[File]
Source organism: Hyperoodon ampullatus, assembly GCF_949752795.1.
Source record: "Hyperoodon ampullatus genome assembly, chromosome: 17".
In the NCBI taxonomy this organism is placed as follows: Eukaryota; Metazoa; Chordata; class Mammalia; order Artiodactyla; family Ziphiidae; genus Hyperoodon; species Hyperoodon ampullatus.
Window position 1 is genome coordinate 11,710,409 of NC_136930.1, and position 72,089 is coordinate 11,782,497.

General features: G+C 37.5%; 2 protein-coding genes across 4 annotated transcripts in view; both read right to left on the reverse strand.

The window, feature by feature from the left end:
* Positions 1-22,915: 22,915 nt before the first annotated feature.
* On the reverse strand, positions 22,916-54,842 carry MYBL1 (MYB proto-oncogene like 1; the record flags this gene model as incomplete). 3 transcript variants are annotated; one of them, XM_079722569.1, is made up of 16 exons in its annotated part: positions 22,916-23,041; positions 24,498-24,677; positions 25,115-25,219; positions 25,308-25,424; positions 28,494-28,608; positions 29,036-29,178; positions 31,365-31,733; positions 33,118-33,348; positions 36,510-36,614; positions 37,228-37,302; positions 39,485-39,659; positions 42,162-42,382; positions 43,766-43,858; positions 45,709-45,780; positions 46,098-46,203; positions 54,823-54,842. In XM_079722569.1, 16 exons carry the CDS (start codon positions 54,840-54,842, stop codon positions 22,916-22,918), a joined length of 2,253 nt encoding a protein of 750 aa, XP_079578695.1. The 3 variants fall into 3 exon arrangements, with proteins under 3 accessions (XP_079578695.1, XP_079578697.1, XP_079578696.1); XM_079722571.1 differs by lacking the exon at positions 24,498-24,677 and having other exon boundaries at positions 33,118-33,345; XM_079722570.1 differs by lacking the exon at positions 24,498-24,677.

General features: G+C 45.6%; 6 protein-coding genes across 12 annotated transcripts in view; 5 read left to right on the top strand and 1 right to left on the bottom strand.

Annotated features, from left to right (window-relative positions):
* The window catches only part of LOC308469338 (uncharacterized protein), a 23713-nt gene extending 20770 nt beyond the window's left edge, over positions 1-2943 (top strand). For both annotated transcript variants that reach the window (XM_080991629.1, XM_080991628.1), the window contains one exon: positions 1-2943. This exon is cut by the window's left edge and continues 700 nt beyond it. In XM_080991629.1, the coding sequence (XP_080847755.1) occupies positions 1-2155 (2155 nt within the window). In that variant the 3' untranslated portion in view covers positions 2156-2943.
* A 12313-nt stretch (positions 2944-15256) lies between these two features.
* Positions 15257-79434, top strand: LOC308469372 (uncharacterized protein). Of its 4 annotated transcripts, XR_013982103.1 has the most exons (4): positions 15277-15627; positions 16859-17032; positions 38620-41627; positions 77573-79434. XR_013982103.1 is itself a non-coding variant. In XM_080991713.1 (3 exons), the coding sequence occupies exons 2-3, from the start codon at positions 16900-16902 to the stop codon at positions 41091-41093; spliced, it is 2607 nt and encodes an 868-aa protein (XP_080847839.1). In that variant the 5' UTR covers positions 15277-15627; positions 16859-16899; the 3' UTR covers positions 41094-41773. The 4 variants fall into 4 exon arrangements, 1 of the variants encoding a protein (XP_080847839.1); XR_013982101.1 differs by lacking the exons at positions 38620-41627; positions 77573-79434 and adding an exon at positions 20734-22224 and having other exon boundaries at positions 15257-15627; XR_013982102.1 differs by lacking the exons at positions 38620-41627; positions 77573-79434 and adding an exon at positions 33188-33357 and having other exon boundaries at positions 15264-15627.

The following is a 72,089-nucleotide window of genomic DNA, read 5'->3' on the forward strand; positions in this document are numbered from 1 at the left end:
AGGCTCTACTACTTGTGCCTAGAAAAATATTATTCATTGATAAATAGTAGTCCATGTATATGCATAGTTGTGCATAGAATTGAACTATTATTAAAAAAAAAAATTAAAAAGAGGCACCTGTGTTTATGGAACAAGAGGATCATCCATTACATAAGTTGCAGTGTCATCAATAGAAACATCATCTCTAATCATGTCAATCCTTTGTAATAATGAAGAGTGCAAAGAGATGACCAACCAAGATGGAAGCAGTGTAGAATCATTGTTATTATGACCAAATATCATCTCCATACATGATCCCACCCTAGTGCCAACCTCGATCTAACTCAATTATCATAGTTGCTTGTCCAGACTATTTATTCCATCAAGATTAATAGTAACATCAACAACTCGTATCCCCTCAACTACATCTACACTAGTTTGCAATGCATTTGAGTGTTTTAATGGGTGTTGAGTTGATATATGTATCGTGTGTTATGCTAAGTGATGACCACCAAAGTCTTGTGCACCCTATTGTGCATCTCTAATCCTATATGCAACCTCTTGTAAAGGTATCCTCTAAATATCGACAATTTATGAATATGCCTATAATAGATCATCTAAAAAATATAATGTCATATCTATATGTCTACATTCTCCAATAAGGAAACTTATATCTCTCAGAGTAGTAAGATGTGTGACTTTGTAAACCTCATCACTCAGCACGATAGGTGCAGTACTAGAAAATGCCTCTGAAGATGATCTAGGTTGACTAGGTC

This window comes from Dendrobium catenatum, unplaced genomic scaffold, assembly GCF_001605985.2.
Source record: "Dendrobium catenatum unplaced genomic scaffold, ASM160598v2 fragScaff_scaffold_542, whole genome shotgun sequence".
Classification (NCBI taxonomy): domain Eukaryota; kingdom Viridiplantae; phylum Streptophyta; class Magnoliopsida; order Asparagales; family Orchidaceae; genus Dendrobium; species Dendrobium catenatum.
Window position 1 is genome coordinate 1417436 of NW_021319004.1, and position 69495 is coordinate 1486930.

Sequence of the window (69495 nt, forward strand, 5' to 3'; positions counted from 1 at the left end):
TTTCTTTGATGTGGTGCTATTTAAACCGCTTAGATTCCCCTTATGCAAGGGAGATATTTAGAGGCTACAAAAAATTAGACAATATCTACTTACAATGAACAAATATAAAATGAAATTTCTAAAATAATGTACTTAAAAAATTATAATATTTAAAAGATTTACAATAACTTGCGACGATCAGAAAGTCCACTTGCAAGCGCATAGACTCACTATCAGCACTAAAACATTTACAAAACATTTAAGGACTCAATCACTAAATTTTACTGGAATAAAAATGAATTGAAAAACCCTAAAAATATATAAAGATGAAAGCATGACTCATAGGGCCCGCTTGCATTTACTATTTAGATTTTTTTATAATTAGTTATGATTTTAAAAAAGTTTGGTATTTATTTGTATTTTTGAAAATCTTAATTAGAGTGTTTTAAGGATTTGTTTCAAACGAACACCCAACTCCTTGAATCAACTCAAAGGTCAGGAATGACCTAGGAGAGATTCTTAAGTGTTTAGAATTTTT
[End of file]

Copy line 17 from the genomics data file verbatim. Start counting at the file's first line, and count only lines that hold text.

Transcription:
Source record: "Dendrobium catenatum unplaced genomic scaffold, ASM160598v2 fragScaff_scaffold_542, whole genome shotgun sequence".